Once again, there are some big holes in the Classics Catalog. You won’t find any Crash Bandicoot or Tomb Raider games, despite them effectively being the original PlayStation’s mascot series. Castlevania: Symphony of the Night and the original Final Fantasy VII are also absent (Final Fantasy is an especially puzzling one, since FF8 Remastered, FF9 Digital Edition, FFX/X-2 HD Remaster, and FFXII The Zodiac Age are included). These are simply baffling omissions.
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Clunky Cloud Gaming
The Premium subscription also adds cloud-based gaming, previously a separate service called PlayStation Now. It lets you stream titles to your PS4, PS5, or PC, so you can play on the go on a notebook (or Steam Deck, with a bit of a web-based workaround). However, it doesn’t let you stream on Macs or mobile devices (Xbox Game Pass Ultimate's cloud gaming has clients for iPhones, iPads, Macs, and recent Samsung TVs).
The cloud streaming library covers the entire Classics Catalog and a good portion of the Game Catalog, but you’re out of luck if you want to play PS5 games on your PC. The streaming library ends at PS4 games, including ones that have both PS4 and PS5 versions. That includes games like Horizon: Forbidden West and Marvel’s Guardians of the Galaxy.
Streaming PlayStation Plus games on a PC is not a viable replacement for playing them on a console. Horizon: Forbidden West was fairly responsive and generally looked good, though it felt occasionally floaty. Plus, the streamed graphics were clearly being compressed.PlayStation Plus app
Hollow Knight was nearly unplayable, with a noticeable delay between my inputs and on-screen movement. This is a massive disadvantage in a 2D platformer that requires precise timing and control. The graphics also contained compression artifacts, not looking as sharp as playing it locally.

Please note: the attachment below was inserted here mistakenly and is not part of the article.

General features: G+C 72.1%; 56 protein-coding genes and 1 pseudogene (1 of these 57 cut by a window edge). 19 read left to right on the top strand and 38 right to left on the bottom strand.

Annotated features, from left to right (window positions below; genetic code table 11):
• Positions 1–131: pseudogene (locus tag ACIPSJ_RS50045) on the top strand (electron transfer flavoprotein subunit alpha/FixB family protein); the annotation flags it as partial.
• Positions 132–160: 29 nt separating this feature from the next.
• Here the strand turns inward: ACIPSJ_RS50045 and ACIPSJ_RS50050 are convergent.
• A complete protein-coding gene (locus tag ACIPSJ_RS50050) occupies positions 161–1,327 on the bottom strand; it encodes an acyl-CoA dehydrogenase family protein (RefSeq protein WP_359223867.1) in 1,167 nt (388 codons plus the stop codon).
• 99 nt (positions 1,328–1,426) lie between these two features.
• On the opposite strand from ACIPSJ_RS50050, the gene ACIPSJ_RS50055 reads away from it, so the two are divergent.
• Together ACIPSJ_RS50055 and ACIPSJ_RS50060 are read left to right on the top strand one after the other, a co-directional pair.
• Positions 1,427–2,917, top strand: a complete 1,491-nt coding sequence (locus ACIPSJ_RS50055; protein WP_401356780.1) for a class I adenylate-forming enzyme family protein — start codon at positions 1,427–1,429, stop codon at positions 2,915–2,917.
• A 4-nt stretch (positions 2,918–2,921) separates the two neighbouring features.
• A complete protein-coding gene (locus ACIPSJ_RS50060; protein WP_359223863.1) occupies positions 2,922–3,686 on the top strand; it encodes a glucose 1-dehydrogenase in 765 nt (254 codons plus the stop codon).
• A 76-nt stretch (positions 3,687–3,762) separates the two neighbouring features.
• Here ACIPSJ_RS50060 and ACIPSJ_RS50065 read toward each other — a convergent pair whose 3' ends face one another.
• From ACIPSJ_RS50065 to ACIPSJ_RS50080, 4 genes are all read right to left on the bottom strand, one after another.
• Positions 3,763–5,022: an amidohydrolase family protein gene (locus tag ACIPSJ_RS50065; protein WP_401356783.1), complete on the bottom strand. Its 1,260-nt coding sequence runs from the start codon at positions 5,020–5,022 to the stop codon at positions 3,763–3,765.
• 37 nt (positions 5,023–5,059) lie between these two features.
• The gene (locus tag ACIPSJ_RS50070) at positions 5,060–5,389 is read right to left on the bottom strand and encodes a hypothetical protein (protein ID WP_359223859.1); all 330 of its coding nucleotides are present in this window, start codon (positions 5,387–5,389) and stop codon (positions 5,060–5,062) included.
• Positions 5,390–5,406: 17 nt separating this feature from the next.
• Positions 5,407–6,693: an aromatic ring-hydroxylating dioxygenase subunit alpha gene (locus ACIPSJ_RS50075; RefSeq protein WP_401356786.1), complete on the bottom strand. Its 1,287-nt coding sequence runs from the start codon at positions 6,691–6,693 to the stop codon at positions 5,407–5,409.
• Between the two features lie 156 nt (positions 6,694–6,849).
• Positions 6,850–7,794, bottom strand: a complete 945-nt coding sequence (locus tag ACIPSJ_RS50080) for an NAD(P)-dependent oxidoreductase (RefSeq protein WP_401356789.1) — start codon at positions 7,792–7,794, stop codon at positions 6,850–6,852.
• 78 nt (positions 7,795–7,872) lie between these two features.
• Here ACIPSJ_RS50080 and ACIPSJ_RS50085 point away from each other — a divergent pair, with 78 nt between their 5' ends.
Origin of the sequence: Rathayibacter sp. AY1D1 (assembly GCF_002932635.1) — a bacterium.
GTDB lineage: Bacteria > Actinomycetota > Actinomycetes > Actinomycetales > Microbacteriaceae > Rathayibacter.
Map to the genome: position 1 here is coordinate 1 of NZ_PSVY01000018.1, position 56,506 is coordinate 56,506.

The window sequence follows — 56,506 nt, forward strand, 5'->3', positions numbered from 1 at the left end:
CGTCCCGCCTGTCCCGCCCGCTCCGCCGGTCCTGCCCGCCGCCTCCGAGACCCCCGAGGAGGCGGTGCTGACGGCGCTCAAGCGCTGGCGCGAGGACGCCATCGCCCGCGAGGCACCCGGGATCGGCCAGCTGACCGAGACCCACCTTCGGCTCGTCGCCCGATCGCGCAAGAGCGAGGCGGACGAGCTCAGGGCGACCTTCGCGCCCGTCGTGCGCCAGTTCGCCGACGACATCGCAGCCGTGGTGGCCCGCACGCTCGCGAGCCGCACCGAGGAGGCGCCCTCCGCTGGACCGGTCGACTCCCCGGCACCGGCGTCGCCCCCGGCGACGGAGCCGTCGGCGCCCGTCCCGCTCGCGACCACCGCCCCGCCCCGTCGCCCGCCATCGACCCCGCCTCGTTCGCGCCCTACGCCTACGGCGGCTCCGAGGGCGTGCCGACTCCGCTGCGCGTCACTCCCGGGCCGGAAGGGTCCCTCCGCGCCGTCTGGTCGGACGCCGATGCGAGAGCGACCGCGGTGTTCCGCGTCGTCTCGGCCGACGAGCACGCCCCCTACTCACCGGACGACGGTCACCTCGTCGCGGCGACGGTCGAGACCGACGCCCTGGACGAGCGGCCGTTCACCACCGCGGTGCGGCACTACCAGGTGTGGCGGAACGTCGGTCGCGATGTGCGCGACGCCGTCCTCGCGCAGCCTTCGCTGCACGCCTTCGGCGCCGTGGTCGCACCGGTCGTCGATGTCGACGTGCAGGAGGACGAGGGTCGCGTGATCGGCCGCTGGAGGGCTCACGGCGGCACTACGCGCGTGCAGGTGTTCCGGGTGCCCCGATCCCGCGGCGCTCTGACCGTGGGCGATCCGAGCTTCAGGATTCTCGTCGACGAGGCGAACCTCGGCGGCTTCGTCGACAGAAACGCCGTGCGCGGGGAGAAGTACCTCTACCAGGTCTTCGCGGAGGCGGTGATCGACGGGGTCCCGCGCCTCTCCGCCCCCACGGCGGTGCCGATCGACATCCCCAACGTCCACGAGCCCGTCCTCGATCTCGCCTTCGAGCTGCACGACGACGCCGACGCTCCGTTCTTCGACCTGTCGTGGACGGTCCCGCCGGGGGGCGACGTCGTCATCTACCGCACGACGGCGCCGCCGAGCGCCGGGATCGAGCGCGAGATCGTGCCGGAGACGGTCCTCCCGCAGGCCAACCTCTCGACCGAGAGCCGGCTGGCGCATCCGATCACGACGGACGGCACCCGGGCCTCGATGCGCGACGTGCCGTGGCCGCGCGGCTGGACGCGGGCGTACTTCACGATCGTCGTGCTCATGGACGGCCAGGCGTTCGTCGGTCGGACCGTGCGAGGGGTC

My internet connection is a gigabit cable line with a Wi-Fi 6 router within three feet of my PC, and I measured a downstream speed of 724Mbps and an upstream speed of 30Mbps during testing; that's well past the 15Mbps (up and down) Sony recommends for game streaming at 1080p. Streaming games on Xbox Game Pass Ultimate also isn’t perfect, but it looks and feels much better on the same network connection. Nvidia GeForce Now runs almost flawlessly under the best circumstances.
In addition, the PlayStation Plus app on PC is also an overly simple, frustrating experience. Games are arranged haphazardly in huge rows by recommendation and genre, and you must scroll down to find your list of favorites. There’s no search function or any filters for browsing, so looking for a specific game is a chore. There are few graphical options and no way to remap controls if you use a non-DualShock 4 or DualSense gamepad.Can PlayStation Plus Premium Surpass Xbox Game Pass?
Necessary for Online Gaming, But Otherwise Inessential
Like Nintendo Switch Online and Xbox Live Gold, PlayStation Plus is necessary if you want to play games online with your system of choice. As a result, we recommend the PlayStation Plus Essential subscription. However, neither the Extra nor the Premium membership tiers are particularly compelling; the Game Catalog might have some games you’d like to play, but it isn’t nearly as impressive as the Xbox Game Pass collection (and the Classics Catalog is missing too many actual classics to be worthwhile).
Cloud gaming might have sweetened the deal for PlayStation Plus Premium, but the streaming feature is a few steps behind Microsoft’s counterpart. Xbox Game Pass Ultimate is simply a better package all around, even if it’s a bit more expensive without an annual discount. Although Nintendo Switch Online doesn’t include recently released titles, it’s the most wallet-friendly subscription of the three, and includes classic NES, SNES, Game Boy, and (if you get the $49.99-per-year Expansion Pass) Game Boy Advance and Nintendo 64. Of the three memberships, PlayStation Plus is a distant third. However, considering each one is tied to its respective system, whether or not you need to subscribe depends on the console you own.
For more, check out PlayStation Plus vs. PlayStation Stars: What's the Difference? Want in-depth video game talk? Visit PCMag's Pop-Off YouTube channel. Eager to see the new titles on the horizon? Check out The Best Video Games Coming Out in 2023.